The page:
In addressing this argument, the Court began by making the following observation about the NEB’s assessment of marine shipping:
“It noted that while it assessed the potential environmental and socio-economic factors of increased marine shipping as part of its public interest determination under the [NEB Act], the Board “followed an approach similar to the environmental assessment conducted under [CEAA] … to the extent it was appropriate, to inform the Board’s public interest determination”.[10] [emphasis added]
Further, while the direct environmental effects of project-related marine shipping were considered under the NEB Act, but following an approach similar to that followed under CEAA, there were indirectly considered under CEAA as part of the cumulative effects of the TMX.
The Court then spent eight pages of its decision canvassing how the NEB addressed project-related marine shipping in its report, including its potential environmental effects both generally (e.g. spill prevention) and on the endangered Southern resident killer whale population in the Salish Sea (Georgia Strait) specifically. Following this, the Court summarized:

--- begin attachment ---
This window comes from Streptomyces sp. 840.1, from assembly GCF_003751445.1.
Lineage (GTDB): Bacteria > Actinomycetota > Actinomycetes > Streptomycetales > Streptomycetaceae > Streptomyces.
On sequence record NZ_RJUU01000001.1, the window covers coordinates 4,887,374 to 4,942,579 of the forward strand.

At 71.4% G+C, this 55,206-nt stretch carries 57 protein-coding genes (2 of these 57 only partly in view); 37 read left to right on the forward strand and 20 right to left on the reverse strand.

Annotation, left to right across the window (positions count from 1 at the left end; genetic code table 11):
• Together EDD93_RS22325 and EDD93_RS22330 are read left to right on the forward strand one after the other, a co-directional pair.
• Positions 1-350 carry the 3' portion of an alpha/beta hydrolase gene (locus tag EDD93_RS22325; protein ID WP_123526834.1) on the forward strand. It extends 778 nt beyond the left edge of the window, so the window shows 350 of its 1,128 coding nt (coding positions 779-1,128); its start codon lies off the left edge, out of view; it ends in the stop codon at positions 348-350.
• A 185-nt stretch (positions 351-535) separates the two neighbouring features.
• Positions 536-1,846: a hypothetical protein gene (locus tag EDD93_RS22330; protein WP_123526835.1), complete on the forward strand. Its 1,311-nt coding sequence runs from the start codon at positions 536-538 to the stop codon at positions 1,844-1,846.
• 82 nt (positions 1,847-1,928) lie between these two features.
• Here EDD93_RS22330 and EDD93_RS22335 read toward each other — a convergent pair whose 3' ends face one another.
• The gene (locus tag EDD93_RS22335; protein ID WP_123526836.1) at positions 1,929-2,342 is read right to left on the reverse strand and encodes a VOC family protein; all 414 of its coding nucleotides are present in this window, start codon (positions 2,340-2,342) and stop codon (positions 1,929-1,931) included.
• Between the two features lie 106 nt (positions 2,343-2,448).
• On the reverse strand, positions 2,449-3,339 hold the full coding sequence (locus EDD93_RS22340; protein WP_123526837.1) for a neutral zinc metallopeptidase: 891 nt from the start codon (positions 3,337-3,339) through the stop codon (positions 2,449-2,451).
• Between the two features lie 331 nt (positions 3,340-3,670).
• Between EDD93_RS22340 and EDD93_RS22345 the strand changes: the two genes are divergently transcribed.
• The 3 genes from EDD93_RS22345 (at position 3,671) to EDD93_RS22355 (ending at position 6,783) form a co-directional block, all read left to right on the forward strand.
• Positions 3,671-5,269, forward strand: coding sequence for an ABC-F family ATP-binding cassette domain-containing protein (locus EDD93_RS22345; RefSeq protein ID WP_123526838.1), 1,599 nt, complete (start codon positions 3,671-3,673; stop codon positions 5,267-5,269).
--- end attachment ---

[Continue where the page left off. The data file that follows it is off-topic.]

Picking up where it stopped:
“[438] This review of the Board’s report has shown that the Board in its assessment of Project-related marine shipping considered:
  • the effects of Project-related marine shipping on Southern resident killer whales;
  • the significance of the effects;
  • the cumulative effect of Project-related marine shipping on the recovery of the Southern resident killer whale population;
  • the resulting significant, adverse effects on the traditional Indigenous use associated with the Southern resident killer whale;